startx /usr/bin/virt-viewer -a -k -r -w -c qemu:///system Windows -- :6  -config CtrlAltBksp.conf -nolisten tcp -novtswitch

The CtrlAltBksp.conf file is optional. It allows you to shutdown virt-viewer by pressing CTRLALTBackspace. It must be put in /etc/X11/ on the host, or another directory that xorg knows about. Here it is:

Section "ServerFlags"
        Option "DontZap" "false"
EndSection
Section "InputClass"
        Identifier "CTRL_ALT_BACKSPACE"
        MatchIsKeyboard "on"
        Option "XkbOptions" "terminate:ctrl_alt_bksp"
EndSection

Note: You don't need to install with spice and qxl as I did, but if you do, it's best to install the spice tools.

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I've ran a few operating systems installed for dual-boot side-by-side with QEMU residing on disks, but I don't think ever one without a bootloader.

If you're booting with UEFI, you will need to use OVMF for QEMU, which means things have gotten much hairier and out of the scope of my knowledge.

Try installing & configuring GRUB on the Windows partition, or booting a Windows rescue/install media with QEMU (otherwise, Windows will eat GRUB) and reinstalling to get a Windows bootloader back. To install GRUB, use grub-install /dev/sdxY, mount the filesystem, and run grub-mkconfig -o /mnt/grub/grub.cfg. Then, copy over just what you need from your existing grub.cfg, and edit it as necessary -- feel free to ask for help in this thread.

Another option is doing some research on just installing a bootloader natively on Windows.

The nuclear option is something along the lines of creating an .img file the same size as your Windows partition with qemu-img, reinstalling Windows via QEMU to that file, and copying everything after a certain offset from the partition (probably just past the first 1024 cylinders or so) to the .img file with dd.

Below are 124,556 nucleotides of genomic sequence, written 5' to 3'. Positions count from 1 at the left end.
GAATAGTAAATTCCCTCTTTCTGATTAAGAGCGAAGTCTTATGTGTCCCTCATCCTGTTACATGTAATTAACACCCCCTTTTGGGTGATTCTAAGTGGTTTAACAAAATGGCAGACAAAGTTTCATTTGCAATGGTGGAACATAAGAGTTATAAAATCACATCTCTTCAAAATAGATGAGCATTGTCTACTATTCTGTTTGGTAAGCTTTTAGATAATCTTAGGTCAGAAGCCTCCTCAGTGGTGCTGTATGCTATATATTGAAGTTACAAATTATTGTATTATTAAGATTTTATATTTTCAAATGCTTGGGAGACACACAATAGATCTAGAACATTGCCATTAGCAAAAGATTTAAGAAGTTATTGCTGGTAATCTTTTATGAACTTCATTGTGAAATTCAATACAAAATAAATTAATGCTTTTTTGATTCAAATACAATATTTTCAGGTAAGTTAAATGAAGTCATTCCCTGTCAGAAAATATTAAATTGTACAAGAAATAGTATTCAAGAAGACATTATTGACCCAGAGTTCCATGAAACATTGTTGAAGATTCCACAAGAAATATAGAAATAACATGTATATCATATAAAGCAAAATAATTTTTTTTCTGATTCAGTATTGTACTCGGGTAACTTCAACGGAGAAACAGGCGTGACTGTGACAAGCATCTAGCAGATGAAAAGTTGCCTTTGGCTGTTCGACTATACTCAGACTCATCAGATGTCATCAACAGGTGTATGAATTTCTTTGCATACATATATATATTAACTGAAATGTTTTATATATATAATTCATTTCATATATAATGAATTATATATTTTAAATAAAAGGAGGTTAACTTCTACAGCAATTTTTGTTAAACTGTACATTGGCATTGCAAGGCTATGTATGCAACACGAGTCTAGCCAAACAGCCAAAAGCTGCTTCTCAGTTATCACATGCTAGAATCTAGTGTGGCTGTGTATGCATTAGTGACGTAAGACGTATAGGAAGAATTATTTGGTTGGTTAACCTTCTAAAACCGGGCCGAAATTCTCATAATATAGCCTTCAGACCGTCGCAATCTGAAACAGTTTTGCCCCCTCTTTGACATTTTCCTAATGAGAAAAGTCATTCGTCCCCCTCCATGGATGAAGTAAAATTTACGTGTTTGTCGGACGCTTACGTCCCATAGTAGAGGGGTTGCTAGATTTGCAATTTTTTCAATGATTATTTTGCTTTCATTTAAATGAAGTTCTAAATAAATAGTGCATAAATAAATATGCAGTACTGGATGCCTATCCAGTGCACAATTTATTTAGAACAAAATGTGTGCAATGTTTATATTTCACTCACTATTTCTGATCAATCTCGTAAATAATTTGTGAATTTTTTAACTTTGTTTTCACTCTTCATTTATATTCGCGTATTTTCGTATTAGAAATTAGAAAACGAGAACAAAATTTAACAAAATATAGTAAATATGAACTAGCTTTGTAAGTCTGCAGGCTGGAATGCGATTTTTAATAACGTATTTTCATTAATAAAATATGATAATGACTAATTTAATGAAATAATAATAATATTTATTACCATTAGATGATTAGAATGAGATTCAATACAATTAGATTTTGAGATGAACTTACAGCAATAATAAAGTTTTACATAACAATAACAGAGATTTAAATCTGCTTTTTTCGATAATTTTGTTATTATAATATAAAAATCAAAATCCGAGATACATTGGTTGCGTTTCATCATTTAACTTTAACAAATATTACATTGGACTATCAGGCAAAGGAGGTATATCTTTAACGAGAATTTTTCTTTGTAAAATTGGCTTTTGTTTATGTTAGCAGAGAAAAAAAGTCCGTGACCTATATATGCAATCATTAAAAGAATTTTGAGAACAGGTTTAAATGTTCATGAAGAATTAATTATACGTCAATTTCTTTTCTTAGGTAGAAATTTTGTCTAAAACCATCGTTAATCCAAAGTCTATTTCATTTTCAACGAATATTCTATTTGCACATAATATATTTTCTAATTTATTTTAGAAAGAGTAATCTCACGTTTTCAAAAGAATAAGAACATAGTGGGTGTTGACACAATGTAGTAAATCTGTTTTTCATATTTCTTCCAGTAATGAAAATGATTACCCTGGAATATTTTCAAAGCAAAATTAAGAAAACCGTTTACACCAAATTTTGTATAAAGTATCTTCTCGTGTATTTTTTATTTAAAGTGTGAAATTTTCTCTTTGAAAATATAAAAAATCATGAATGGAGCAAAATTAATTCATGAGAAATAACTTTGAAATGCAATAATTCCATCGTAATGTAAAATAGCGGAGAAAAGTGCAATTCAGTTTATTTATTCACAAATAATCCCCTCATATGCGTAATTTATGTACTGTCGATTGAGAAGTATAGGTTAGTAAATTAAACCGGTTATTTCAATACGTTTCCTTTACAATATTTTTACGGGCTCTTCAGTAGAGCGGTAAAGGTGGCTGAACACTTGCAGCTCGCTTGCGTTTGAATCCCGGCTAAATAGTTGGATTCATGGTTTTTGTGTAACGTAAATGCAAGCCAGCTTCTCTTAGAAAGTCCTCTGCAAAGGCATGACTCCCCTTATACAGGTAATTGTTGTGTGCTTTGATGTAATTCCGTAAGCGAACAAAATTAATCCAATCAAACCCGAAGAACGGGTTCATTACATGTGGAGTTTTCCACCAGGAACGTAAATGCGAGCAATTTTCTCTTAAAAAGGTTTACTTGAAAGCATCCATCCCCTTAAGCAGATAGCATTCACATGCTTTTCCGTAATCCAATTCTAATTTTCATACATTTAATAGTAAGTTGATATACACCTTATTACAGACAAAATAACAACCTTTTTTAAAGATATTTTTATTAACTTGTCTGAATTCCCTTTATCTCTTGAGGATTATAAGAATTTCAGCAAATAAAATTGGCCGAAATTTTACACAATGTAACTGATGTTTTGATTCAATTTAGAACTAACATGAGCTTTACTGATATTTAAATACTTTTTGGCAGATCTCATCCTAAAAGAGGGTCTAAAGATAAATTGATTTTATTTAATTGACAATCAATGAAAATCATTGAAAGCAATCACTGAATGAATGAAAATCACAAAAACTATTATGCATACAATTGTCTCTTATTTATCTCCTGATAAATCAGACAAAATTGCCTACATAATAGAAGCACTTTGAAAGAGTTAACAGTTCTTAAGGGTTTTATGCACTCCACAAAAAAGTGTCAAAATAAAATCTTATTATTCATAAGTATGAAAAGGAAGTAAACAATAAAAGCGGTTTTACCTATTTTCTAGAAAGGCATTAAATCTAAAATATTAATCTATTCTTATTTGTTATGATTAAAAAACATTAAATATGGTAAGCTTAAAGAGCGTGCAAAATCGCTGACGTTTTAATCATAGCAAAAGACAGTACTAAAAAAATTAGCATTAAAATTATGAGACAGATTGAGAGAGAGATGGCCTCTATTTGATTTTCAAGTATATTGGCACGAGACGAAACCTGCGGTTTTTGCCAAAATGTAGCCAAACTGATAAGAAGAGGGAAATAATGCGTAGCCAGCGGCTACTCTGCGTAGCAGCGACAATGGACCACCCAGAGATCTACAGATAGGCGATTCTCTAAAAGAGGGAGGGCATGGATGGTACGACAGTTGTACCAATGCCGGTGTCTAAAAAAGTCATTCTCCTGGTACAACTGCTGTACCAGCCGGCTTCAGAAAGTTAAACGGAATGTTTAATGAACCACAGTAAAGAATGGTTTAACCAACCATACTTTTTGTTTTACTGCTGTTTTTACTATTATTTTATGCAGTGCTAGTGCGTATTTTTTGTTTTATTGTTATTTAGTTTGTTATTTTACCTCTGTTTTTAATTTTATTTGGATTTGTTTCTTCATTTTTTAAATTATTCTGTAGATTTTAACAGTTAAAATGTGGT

A very dangerous option is to continue using your existing GRUB to chain-boot into windows by using all of your disks with the read-only option. See @telcoM's comment on the OP; DO NOT RUN A VIRTUAL MACHINE ON A DISK THAT IS IN-USE BY THE HOST! THE FILESYSTEM WILL BE CORRUPTED AND UNRECOVERABLE! (ONLY unless it's used read-only by the guest.) Try qemu-xxxxxxx -drive file=/dev/sdxX,format=raw,readonly.

Nonetheless, QEMU can run a raw disk:

qemu-xxxxxxxx -drive file=/dev/sdxY,format=raw (see man 1 qemu & search for -drive for more information).

If you haven't much experience with QEMU/KVM, running & configuring it directly from the command-line can be intimidating and frustrating -- consider a front-end for your health.

  • I've added an answer about creating an abstraction of the physical disk with same size/"geometry"/partition-table etc as the real disk, but with the Linux partitions "blanked" out by using zero targets in the dmsetup table map. Sounds like that would fit some of your usecases too. – Alex Stragies Feb 8 at 16:25
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You can use dmsetup from the tools with the --table option to "construct" a resembling your /dev/sda by specifying a table file (Search "Table Format").

You could use read-only maps (or copies) of some partitions like the EFIBOOT partition, and the /, along with some zero targets for "replacing" your Linux-partitions in that map. Just make sure you include the real Windows partition(s) in the table map, and at the right location in the table.

I have used this in the past for a similar endeavor, and this is most likely the mechanism uses under the hood on Linux to construct of custom, composed block devices.

Make sure, none of your partitions are mounted/accessed by more than one OS at a time.